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To Specialize, or Not to Specialize?

Jobs Non-Fiction, Jobs-Markets, Markets, RESOURCES-TIPS

by Mary Anne Hahn

Okay, so you’ve decided that you want to write for fun and profit, and not necessarily in that order. Perhaps you’ve already abandoned your day job to pursue your dream of the full-time writing life, or maybe you just want to test the waters part-time until you have the guts (and money) to jump in with both feet. In any event, you’ve decided that you want to start your own writing business.

Now what?

You head for the nearby library, rush to your favorite bookstore, or jump onto the Web to see what other writers are doing. And you find that there are so many opportunities “out there” for writers, it makes your head spin. “Make a Gazillion Bucks as a Copywriter.” gushes one book title. “Big Profits From Short Pieces.” promises another. Book after book, web site after web site, take you down pathways paved with gold, fortunes made from writing everything from greeting card verses to computer manuals. Your excitement builds.

Although some ideas appeal more to you than others, it is tempting to want to dabble in them all. Let’s face it, we writers are a creative lot, and eschew the thought of being tied down to a particular type of writing. Who wants to churn out press releases all day, or catalog copy, or annual reports? Variety, after all, is the spice.

Besides, why close yourself out of several money-making opportunities by concentrating on one? Couldn’t you be a sort of one-stop writer, a one-size-fits-all kind of scribe, able to satisfy whatever kind of customer calls upon you for your services? Why limit your customer base or market to a certain kind of person, or company, or publication, when you could peddle your skills to the whole world?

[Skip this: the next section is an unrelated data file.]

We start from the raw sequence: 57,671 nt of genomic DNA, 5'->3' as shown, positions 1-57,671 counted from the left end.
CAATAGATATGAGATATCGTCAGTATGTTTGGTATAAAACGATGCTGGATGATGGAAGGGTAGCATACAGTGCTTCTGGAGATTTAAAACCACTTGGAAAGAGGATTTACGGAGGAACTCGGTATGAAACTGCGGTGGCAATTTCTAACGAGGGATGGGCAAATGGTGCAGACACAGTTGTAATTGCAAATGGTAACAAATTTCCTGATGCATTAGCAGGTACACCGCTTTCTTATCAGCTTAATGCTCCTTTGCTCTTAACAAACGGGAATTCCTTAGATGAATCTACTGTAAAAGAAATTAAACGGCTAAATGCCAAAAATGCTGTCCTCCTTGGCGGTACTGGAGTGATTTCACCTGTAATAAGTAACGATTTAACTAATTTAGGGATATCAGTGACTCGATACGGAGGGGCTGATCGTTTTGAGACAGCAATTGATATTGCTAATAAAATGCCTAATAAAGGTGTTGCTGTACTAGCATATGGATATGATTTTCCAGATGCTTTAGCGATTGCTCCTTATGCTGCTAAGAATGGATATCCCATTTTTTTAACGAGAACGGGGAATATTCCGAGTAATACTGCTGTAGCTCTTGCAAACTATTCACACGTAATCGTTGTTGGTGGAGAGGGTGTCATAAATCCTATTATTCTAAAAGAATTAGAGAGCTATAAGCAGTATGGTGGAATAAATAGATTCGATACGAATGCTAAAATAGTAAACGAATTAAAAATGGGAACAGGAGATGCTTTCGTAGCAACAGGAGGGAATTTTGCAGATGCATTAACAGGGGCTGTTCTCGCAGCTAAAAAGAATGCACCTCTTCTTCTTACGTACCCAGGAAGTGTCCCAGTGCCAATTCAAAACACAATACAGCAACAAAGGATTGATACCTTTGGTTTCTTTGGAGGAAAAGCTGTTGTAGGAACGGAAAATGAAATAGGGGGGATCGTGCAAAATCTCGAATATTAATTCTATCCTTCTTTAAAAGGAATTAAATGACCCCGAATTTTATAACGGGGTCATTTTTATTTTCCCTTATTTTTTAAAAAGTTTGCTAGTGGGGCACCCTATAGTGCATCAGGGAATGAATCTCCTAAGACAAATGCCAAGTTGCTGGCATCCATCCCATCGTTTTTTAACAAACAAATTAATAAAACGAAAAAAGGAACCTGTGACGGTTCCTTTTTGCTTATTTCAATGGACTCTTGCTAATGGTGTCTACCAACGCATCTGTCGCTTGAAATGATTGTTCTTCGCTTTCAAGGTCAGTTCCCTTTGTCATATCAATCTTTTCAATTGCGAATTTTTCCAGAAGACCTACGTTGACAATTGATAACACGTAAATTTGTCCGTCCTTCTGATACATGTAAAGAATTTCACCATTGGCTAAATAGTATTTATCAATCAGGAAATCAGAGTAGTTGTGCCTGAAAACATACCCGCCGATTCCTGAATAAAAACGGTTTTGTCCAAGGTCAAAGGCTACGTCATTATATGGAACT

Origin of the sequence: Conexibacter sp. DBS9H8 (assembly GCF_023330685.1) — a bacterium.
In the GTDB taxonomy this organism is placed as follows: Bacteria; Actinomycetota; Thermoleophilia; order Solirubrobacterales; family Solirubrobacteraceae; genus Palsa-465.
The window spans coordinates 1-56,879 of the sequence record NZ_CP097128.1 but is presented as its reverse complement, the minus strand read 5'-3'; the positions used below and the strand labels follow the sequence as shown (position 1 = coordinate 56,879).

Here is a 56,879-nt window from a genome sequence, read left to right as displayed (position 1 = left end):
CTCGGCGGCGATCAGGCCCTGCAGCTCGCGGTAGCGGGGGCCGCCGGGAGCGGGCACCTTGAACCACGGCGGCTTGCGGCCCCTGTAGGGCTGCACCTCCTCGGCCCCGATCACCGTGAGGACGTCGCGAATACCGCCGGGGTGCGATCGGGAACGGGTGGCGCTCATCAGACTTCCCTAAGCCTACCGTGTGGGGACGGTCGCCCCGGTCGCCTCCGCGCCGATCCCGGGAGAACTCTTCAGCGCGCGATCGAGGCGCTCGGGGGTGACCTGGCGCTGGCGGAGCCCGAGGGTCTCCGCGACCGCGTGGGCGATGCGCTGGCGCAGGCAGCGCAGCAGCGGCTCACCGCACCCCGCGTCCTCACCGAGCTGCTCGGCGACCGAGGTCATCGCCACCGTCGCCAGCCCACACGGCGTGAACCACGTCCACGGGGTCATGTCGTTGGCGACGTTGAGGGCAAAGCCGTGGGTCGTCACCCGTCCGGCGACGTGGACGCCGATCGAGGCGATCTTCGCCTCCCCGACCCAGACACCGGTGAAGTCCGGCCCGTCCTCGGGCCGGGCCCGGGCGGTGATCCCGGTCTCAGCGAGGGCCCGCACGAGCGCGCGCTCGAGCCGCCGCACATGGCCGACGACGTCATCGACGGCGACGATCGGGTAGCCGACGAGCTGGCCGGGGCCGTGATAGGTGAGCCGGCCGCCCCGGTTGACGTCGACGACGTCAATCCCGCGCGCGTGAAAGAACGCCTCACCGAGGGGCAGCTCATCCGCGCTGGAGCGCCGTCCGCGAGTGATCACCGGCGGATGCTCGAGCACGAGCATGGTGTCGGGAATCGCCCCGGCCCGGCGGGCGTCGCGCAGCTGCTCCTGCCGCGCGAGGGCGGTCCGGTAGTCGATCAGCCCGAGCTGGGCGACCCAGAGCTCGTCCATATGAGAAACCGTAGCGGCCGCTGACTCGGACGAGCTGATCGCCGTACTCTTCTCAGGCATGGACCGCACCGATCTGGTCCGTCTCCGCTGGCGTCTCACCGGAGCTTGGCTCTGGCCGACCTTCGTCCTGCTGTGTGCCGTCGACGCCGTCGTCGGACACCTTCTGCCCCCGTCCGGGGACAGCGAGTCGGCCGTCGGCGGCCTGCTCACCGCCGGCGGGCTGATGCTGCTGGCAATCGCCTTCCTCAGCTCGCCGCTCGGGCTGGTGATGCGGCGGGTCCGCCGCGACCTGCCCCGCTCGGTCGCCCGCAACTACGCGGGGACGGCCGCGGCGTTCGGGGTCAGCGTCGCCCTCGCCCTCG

I subscribed for years to this very line of thinking, and my writing resume shows it. I have published over a dozen non-fiction articles, put together a newsletter or two, created a few radio spots, won a short story contest, developed training manuals and revised job descriptions. I’ve written telephone scripts, business correspondence, procedure documents and users’ guides. I am the first person my friends think of when they need a resume, and yet those same friends also expect that I’ll someday produce a string of romance novels. So I’ve had a versatile writing career, yes. A lucrative one, no.

The reason is pretty obvious, if you think of your own experience as a consumer. Certainly, many of us shop at discount department and variety stores, never knowing what kinds of bargains we might find at these places. But where do we go when we need something specific, or of high quality? The department store may or may not have a particular book we want to read, but chances are excellent that a bookstore will have it. The variety store may carry tools, but a hardware store will more likely carry exactly what we need for that fix-it project. In health matters, we go to general practitioners for routine check ups, but prefer to have specialists treat any serious conditions. Moreover, we’re often willing to pay top dollar for the expertise and reliable reputation that the specialist, or specialty store, provides.

The same holds true for people in need of a writer. The celebrity seeks an experienced ghostwriter for her tell-all autobiography, one with a track record of completing entire books and getting them published, while the political candidate needs a seasoned speech writer. Software companies want writers skilled at putting together user-friendly technical documents, while advertising agencies look for samples of creative copy. These writing styles differ as greatly from one another as, say, a watercolor from an oil painting, or reggae from a symphony—and our potential markets and customers know it. So although we might be fully capable of switching gears from one form or writing to another, few people are going to gamble on us if there is a tried-and-true specialist out there for hire.

So yes, I am advocating that one of the first things you do if you want to start a profitable writing business or career is decide what kind(s) of writing you will specialize in offering. Start out with as narrow a scope as possible—keep in mind the mechanic who works solely on Mercedes transmissions—and become the very best at whatever type of writing it is that you’ve chosen. Once you have established yourself in one area, you can always diversify into others.

At the very least, you’ll be able to write that book: “How I Made Millions as a (Fill in the Blank) Writer.”


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